This includes wedding photography, where the reception or celebrations continue well after dark.
Consider real estate photography, in which prospective buyers are interested in seeing the skyline of the apartment after dark, possibly in a building still under construction.
Drones cannot fly over stadiums, and drones can’t operate over large crowds. A drone is required to capture the excitement at many sporting events.
Many of these events take place after dark. You can film skiing events or BMX competitions through a drone flying overhead, and they can help you see much more than you can see through your ski sunglasses.
There are many instances in which the movie industry requires night-time aerial filming. Night shots are essential for the big screen, commercials, and shorts. There is no need to reduce the drama from the aerial perspective to the daytime.
Building and Construction Inspections
Roof inspections and other inspections of buildings or infrastructure that are done at night may be more useful in certain cases.
Thermal sensors may detect heat leakage more clearly if sunlight’s warmth does not affect surfaces.
Police often have to fly drones at night in order to investigate crime scenes or surveillance. Many criminal activities are conducted under cover of darkness.
Using thermal cameras, drones are used extensively in search and rescue missions to locate missing people in the dark.
Firefighters also use thermal cameras to help them keep safe and monitor fire scenes.
Drones can be used to track and locate animals using thermal sensors. Monitoring is most effective at night when animals are active.
Night operations are also required to monitor poaching activity using a drone since many poachers are most active at night.
Larger surveying jobs can take longer than expected. The flexibility to work late into the night and continue the job allows for greater efficiency.
Drones can be useful in livestock monitoring. This is especially true at night when it might be difficult to see the herd. However, thermal sensors can spot individual animals in darkness.
How to Fly a Drone Safely at Night
Drone flying at night is more dangerous than daytime flights because it can be harder to see.
However, understanding the risks will help you make safe flights. Anyone who has been through the FAA night waiver process will know the basics of safe night flying.
These aspects will no doubt be included in the new regulations’ night flight training requirements.
Avoid aircraft, people, and other obstacles
It is important to know the area you will fly in at night. You should know where ground-based obstacles are located and how you will monitor them in the darkness.
Flying above 400 feet or in high-manned air traffic areas is not a good idea. However, you can use an app like B4UFLY to find airspace alerts and other warnings in the area where you plan to fly.
Keep the drone in a visual line
It’s important to have good lighting onboard for both daytime and night flights. Good lighting is the best way to ensure your aircraft is always visible while flying.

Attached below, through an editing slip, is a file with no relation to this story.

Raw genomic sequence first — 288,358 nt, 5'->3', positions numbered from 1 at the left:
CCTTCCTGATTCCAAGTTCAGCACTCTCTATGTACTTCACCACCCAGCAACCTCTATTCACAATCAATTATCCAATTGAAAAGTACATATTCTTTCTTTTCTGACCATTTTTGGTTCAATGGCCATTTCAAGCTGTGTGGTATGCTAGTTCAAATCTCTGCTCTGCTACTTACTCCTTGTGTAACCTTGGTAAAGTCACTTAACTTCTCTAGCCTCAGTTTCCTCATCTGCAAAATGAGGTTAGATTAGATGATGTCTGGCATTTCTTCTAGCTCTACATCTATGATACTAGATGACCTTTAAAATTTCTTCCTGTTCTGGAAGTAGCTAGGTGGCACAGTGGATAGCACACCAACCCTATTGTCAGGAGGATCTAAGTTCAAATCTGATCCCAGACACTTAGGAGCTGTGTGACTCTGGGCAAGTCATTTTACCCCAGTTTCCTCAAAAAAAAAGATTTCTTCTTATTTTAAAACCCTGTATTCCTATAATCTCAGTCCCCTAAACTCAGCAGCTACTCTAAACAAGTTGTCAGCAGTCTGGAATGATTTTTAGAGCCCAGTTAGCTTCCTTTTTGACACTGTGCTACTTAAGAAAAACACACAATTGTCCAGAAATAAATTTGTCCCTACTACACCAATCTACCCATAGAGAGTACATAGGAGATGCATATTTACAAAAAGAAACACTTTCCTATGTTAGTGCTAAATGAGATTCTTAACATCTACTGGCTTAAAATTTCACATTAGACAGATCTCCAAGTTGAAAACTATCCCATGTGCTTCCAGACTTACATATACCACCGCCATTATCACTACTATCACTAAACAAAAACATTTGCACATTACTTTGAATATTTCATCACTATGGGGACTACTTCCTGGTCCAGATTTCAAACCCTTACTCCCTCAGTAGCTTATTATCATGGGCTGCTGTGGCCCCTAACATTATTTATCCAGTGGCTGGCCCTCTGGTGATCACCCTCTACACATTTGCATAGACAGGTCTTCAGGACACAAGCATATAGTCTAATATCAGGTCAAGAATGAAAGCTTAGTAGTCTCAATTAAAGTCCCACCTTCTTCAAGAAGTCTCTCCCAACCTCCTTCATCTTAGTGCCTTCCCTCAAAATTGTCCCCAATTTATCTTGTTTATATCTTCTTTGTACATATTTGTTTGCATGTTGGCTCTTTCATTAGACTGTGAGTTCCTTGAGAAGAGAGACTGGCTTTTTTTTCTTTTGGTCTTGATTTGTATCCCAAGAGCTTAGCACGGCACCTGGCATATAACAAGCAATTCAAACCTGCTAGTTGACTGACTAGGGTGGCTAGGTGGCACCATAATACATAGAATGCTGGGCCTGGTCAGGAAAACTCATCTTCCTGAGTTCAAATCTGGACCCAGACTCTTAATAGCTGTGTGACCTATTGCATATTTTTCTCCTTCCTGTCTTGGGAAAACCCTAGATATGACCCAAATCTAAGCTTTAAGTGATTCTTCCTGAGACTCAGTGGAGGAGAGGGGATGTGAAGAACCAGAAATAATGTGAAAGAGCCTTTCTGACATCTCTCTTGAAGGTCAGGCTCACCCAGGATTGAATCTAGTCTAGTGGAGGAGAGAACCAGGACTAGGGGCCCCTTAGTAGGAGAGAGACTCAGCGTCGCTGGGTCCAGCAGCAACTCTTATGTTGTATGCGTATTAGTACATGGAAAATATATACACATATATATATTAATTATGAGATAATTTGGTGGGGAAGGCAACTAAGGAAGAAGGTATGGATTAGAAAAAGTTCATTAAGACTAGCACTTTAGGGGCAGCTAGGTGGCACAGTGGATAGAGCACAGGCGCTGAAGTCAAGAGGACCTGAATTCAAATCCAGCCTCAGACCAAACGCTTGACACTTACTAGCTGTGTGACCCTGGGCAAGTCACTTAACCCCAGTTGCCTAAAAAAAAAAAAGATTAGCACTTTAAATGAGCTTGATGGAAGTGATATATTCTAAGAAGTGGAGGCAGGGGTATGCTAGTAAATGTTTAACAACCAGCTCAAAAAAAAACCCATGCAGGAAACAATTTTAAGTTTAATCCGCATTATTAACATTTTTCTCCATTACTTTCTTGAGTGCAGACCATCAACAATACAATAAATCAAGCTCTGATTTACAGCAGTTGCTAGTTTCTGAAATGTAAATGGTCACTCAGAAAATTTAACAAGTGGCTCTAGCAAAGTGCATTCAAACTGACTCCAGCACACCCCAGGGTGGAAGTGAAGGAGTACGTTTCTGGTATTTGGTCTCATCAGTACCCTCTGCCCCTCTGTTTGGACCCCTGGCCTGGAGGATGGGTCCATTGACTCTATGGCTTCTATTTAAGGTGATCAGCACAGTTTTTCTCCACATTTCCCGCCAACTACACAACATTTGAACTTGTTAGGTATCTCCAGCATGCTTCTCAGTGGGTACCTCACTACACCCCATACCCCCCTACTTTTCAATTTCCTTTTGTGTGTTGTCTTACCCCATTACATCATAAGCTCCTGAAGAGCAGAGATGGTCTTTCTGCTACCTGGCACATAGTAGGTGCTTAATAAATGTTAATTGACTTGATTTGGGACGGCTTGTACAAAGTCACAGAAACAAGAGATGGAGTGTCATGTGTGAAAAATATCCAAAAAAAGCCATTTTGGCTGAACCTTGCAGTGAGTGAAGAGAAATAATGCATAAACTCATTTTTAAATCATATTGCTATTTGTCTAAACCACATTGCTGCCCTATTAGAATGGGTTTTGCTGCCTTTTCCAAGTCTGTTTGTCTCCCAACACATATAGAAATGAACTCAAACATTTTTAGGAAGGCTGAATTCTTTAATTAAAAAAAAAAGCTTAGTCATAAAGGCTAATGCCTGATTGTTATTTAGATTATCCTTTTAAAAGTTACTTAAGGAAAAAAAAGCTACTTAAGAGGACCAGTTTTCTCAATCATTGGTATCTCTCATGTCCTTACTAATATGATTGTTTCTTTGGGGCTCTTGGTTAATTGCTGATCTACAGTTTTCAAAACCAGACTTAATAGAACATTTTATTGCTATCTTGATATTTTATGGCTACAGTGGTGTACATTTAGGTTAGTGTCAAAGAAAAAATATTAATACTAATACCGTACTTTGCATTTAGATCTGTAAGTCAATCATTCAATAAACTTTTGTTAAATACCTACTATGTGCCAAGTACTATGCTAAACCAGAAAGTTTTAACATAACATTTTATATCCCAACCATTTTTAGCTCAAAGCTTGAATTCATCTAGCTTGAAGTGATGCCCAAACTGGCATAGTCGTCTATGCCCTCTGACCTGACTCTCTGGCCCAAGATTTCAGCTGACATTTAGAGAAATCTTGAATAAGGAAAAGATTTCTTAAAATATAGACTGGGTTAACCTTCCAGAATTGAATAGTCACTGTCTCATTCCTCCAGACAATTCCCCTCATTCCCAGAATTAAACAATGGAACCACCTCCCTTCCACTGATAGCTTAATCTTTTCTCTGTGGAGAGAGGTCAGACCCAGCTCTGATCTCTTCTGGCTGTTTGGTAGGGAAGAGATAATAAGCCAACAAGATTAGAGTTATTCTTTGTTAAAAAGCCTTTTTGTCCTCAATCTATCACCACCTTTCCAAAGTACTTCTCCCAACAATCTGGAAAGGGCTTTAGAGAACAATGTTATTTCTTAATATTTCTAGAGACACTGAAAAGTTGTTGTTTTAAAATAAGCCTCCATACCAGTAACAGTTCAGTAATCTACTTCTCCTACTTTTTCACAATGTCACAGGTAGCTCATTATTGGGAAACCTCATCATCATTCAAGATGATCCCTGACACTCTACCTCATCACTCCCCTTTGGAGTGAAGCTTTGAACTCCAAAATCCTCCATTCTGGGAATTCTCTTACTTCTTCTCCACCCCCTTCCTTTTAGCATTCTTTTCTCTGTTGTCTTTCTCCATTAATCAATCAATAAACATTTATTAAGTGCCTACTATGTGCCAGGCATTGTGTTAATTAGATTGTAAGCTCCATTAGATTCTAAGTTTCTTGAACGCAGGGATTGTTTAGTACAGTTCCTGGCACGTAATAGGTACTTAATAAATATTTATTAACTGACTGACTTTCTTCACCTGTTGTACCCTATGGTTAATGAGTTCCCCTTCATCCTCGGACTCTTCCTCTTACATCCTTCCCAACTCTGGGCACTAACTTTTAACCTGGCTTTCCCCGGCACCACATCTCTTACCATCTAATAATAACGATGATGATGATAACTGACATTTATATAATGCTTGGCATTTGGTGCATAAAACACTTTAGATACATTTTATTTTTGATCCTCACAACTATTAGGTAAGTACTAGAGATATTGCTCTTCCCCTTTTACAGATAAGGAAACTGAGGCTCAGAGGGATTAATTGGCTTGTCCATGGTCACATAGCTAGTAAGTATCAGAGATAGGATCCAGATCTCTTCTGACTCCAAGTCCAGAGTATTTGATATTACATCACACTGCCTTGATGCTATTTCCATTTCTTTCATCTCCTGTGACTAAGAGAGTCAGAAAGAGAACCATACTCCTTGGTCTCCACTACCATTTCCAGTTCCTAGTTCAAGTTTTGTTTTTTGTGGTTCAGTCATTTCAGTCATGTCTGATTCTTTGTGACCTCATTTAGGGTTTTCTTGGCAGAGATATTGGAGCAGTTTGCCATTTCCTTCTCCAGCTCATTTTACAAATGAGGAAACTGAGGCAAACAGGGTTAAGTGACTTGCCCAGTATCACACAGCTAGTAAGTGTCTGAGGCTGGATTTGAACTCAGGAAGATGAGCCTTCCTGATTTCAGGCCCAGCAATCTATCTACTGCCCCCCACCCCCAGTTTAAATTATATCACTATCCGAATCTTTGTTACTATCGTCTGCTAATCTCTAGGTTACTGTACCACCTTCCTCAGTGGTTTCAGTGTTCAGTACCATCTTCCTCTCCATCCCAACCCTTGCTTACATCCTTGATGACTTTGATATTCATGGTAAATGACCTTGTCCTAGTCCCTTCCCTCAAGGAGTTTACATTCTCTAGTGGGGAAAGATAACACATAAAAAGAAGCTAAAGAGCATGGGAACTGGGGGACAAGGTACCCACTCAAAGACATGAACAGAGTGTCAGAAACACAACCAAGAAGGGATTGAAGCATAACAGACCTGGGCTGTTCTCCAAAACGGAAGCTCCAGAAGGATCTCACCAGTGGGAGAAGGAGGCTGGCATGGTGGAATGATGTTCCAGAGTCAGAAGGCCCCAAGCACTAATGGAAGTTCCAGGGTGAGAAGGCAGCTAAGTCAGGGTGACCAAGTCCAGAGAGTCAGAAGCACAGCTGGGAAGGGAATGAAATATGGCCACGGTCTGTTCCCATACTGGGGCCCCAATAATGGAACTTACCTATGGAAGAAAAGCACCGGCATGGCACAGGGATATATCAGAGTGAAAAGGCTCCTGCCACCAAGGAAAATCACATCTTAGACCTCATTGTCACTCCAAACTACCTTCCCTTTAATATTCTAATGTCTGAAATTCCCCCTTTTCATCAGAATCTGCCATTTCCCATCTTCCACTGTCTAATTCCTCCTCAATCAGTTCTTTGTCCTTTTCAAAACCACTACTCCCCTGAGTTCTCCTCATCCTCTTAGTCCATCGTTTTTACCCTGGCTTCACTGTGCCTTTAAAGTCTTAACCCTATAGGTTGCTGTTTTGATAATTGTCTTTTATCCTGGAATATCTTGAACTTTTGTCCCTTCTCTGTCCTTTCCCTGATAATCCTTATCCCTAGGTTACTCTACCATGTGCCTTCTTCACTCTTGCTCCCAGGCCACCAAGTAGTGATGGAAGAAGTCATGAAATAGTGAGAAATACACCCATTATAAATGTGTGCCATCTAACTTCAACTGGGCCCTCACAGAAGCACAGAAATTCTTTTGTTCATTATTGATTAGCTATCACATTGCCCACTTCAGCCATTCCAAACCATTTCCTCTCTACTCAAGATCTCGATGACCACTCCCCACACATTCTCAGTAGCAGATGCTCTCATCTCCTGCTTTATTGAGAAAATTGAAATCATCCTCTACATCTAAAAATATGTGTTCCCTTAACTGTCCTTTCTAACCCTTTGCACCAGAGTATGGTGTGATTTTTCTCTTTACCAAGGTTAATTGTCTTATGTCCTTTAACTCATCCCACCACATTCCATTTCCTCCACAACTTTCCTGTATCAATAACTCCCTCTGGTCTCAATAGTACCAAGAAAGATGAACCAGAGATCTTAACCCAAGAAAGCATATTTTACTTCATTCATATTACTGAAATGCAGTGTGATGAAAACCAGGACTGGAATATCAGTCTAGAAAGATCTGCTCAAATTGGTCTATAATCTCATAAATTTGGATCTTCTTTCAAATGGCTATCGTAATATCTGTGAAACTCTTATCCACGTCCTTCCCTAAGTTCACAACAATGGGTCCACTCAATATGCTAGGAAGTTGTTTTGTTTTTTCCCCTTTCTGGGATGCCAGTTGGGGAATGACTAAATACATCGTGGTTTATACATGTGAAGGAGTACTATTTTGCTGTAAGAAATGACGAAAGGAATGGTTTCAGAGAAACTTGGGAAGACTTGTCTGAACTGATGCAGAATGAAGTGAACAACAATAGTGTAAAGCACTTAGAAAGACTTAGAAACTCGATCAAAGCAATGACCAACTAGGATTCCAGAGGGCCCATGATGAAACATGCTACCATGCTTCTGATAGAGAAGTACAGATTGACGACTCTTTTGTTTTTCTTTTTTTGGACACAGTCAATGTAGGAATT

A visual observer (VO), or even two, can be helpful. While you may not want to fly where there is an external light source nearby, it’s a good idea to consider the possible confusion.
Make sure your drone is visible in the sky
Bright lights aboard your drone will make it visible to other unmanned and manned aircraft operators.
Commercial drone operations at night are subject to the FAA’s requirement that the anti-collision light is visible for three statute miles.
Do not assume your drone’s built-in lights are sufficient. They often aren’t. The Lume Cube is recommended for night-time drone flights. It was specifically designed for drones and night operations.
It will not only keep you compliant with FAA regulations but also keep your drone and other people safe.
Monitor the drones flight parameters
The orientation lights on your drone will help you stay oriented when you fly it in darkness. These lights can be used to indicate which direction your drone is heading. Many drones come pre-installed with them, but you can also install them yourself.
You can use the indicator on-screen to track your drone’s altitude. It is possible to set your altitude ceiling lower than you would normally do in a daytime flight.
A plan should be prepared for what to do in case the lights go out or the connection is lost. An RTH (Return To Home) function on most high-end drones is a good feature in such a situation.
Can you fly a drone at night – Summary
With the new FAA regulation going into effect in April 2021, all commercial and hobby flyers can fly their drone at night without any additional authorization or waiver.
However, they will have to comply with the following requirements put in place to protect the airspace for everyone:
- You should have an anti-collision light installed on top of your drone that is visible from 3 miles.
- You should go through an additional nighttime flying module during your Part 107 pilot exam.
- You should have a remote identification on your drone that transmit your drone ID at all times (applicable in 2023 and onwards)
Apart from these new regulations, the previous general FAA rules also apply to your flight i-e always keeping the drone in visual line of sight, keeping the drone below 400 ft altitude, and avoiding sensitive areas like airports and crowded areas, and public places where drones are banned like National Parks.